(Being an excerpt from 'Mrs Danby and Company' - by Paul Magrs. In this section, renowned adventurer
Professor George Edward Zarathustra tells of doings in the ocean deeps, within and without his patented two man / one woman submersible as he and his fellows encounter a gaggle of terrifying octopi.)
Even I had to admit that the octopi seemed indefatigable. Van Halfling – who must be seventy if he’s a day – was flagging considerably, waving a harpoon gun around quite ineffectually.
Once, I spied Mrs Danby’s worried face at a portal. What would become of that poor, rather plain, woman, if we two gentleman failed in our mission and died out here at the bottom of the sea?
However, it was that resourceful domestic servant who, in the end, saved us all. Somehow she cudgelled her feminine brains and realized that she could utilize the submersible itself to defeat our undersea nemeses. Her eyes turned to the control panels in front of her and lit fortuitously upon the dials that controlled the temperature of the inner and outer skins of the vehicle.
Now, the excellent Mrs Danby saw these controls and noticed that the thermostats were throbbing away and warming the interior of the sub quite nicely. What if… she must have thought… What if I turned the dials right up to the very highest settings? And what if I heated up the exterior of the craft as well? She knew – from her daily labours as cook and housekeeper – rather a lot about the conduction of heat and the uses of hot steam. And so she turned that domestic knowledge to the advantage of us all. On went the switches! Round went the dials! She barely gave herself pause to have doubts. The sweat began running freely at once. That poor lady glowed, perspired and sweated like a horse as the interior of the sub quickly started to overheat. She turned the hue of lobster thermidor before her efforts had any appreciable effect on the beings outside.
The first I knew of it, the umbilicus tethering Van Halfling and I to the sub turned hot. Soon my lungs were scorching and I was feeling rather clammy all over. Van Halfling shot me a look of alarm through his visor and before I could think further, I became aware of the effect that this over-heating was having upon our assailants.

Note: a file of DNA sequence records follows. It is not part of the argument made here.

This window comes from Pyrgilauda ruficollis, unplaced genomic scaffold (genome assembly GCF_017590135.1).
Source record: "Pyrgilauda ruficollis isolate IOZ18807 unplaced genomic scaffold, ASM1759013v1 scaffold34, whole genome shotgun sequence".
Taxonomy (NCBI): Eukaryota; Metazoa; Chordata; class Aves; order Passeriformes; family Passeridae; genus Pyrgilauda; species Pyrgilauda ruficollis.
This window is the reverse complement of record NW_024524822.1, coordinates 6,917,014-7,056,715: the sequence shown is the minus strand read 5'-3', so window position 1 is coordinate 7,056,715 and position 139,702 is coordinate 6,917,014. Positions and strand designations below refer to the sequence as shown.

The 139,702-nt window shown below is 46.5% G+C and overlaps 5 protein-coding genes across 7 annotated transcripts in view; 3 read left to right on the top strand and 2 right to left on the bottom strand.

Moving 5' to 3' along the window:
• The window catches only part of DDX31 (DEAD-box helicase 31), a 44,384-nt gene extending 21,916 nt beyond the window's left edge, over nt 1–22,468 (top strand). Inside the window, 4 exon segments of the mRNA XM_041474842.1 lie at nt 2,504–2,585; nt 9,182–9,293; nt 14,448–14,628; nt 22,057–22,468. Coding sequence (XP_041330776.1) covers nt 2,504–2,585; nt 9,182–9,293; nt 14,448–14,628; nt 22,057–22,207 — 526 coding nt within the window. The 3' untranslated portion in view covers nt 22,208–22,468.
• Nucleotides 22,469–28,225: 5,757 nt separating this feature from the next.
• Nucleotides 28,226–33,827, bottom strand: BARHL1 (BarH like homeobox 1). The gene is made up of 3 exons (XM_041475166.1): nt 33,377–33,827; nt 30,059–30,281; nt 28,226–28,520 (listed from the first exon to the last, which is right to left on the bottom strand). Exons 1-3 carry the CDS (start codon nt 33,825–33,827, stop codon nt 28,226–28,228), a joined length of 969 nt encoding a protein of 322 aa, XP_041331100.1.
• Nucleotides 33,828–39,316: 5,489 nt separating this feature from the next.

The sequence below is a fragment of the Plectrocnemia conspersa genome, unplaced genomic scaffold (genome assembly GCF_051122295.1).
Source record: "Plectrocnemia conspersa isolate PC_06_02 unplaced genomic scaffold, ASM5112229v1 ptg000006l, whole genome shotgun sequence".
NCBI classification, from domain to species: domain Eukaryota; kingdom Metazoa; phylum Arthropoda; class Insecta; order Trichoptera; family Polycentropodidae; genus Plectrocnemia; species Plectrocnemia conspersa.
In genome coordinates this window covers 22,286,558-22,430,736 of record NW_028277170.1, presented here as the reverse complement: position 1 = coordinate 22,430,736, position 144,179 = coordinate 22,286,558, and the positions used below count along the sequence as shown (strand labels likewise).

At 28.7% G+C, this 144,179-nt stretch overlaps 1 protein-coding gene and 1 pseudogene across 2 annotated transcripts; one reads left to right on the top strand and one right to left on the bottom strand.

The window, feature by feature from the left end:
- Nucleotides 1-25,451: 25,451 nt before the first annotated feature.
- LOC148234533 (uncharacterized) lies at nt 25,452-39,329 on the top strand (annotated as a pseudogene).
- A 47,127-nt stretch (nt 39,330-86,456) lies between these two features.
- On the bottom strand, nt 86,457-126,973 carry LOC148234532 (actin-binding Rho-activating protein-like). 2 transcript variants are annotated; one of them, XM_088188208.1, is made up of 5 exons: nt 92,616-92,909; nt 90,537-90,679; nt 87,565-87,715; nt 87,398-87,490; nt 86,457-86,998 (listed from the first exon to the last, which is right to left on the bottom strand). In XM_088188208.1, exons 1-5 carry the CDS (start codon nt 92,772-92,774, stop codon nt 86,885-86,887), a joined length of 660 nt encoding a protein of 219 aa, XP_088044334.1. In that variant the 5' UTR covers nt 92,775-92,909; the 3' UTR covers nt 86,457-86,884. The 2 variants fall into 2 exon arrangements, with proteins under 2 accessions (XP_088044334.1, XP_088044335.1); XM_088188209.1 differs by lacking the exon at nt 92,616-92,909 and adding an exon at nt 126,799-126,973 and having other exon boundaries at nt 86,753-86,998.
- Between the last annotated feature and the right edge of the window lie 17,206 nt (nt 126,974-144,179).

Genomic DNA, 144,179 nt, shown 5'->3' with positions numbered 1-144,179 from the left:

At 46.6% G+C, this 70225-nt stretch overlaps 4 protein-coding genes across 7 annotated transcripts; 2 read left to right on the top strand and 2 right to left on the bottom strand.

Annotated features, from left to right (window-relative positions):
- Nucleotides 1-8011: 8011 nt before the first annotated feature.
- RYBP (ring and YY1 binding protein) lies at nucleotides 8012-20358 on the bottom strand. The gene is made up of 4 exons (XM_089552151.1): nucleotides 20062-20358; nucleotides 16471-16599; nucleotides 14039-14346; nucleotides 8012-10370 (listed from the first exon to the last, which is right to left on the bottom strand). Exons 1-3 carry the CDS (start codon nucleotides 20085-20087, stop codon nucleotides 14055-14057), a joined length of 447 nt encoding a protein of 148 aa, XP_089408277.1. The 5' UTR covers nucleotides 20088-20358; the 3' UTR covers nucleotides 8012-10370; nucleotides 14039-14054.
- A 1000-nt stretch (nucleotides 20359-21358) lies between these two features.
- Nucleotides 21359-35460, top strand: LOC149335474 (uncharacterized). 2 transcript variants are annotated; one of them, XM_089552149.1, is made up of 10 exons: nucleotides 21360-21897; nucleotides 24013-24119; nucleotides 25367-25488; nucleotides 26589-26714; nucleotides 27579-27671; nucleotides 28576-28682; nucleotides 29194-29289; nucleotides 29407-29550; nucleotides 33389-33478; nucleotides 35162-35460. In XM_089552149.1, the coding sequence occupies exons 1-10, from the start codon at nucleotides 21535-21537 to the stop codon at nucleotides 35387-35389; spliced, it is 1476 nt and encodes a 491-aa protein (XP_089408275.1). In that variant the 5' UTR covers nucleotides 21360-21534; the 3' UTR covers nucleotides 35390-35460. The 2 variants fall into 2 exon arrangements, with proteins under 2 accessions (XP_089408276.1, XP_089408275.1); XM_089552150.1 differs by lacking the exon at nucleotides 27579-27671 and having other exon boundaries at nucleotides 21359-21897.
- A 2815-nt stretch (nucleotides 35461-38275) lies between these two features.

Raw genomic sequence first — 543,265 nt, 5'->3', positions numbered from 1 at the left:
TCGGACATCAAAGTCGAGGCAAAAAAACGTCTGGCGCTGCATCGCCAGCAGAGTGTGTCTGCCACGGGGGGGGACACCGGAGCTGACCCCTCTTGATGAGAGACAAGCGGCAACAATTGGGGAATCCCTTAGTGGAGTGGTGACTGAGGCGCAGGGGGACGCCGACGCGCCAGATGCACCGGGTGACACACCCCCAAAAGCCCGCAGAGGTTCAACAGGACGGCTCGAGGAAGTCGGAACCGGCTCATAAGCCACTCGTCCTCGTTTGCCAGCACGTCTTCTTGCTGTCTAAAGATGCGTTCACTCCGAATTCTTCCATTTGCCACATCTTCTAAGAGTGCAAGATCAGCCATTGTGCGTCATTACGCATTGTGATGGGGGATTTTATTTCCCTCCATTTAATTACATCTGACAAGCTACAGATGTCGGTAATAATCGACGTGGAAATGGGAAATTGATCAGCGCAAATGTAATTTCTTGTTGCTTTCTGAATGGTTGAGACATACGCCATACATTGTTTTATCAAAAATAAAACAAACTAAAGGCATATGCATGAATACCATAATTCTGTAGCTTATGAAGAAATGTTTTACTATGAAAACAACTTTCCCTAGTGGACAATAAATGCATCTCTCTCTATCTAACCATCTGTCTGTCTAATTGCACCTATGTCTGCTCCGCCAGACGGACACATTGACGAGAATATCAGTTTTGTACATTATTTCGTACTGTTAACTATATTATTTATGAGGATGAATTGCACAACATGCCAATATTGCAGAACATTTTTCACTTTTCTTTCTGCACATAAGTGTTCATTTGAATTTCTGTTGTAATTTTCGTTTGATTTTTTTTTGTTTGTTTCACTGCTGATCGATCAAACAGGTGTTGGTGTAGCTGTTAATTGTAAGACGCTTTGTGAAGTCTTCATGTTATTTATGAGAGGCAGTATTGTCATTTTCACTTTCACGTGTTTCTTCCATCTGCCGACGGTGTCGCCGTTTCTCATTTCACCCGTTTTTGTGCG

They were being scalded!
All the while, as they had tangled with us, the octopi had left several of their limbs still wrapped securely around the sub. Now, with Mrs Danby’s flash of inspiration, they found themselves and their suckers welded and melting against the metal hull. Mrs Danby was cooking the murderous beggars!
How I wished I could smell them, sizzling away. I chortled at the sight of it. I guffawed – despite my discomfort – at the opaque and doomed look that came into their horrible eyes.
Oh, Mrs Danby! What a genius is she! Van Halfling and I capered happily as all five of our attackers were broiled and blackened and fell from our ship and our exhausted selves. We had triumphed!
Then we had to wave frantically at Mrs Danby, to get her to turn the gauges back down. Otherwise we two would be cooked as well, which would have been very counter-productive. In a lather of sweat and self-congratulation, she grappled with the controls, and then set about finding the correct way to open the airlock and re-admit us to the sub.
Oh, dear Mrs George Herbert Zarathustra. Imagine our glee! Just picture our ruddy complexions as we clambered back inside my tiny sub and stripped off our metal armour. It was still too hot, almost to touch. Van Halfling and I were hopping about in our undergarments, singed and bruised and too excited for words. It was the first time I had seen the old man shaken out of his impeccable calm. He was prancing about in jubilation, ecstatic to be alive. Poor Mrs Danby was flustered and damp, laughing as the pair of us gathered her up in a hug.
Most unseemly behaviour! I am sure you will agree, my darling wife. Who else in the history of mankind has weathered such bizarre calamities – and gigantic calamari – and come out quite unscathed at the other end? Why, only Zarathustra and Company!
Oh, possibly that rapscallion Captain Zero, too. He’s probably encountered such things as well, but that’s a story for another day, as they say.
But here we were – overly hot and overtired – and glad to be alive. Imagine, taking a steam bath at the bottom of the ocean! My very eyeballs felt as if they were being poached like eggs. I had the most marvellous idea then, and flung open the mini-bar, which was sequestered behind an oak panel, revealing several bottles of champagne on ice. We took the ice and rubbed it all over ourselves in order to cool down, and then Mrs Danby opened all the bottles in quick succession. The noise of popping corks was most welcome, though she was careful where they shot off in the confined space.
And so – before we faced our next challenge – I am afraid we three adventurers became rather tiddly."
('Mrs Danby and Company' is available here and here! Please do buy a copy, and tell all your friends about it.)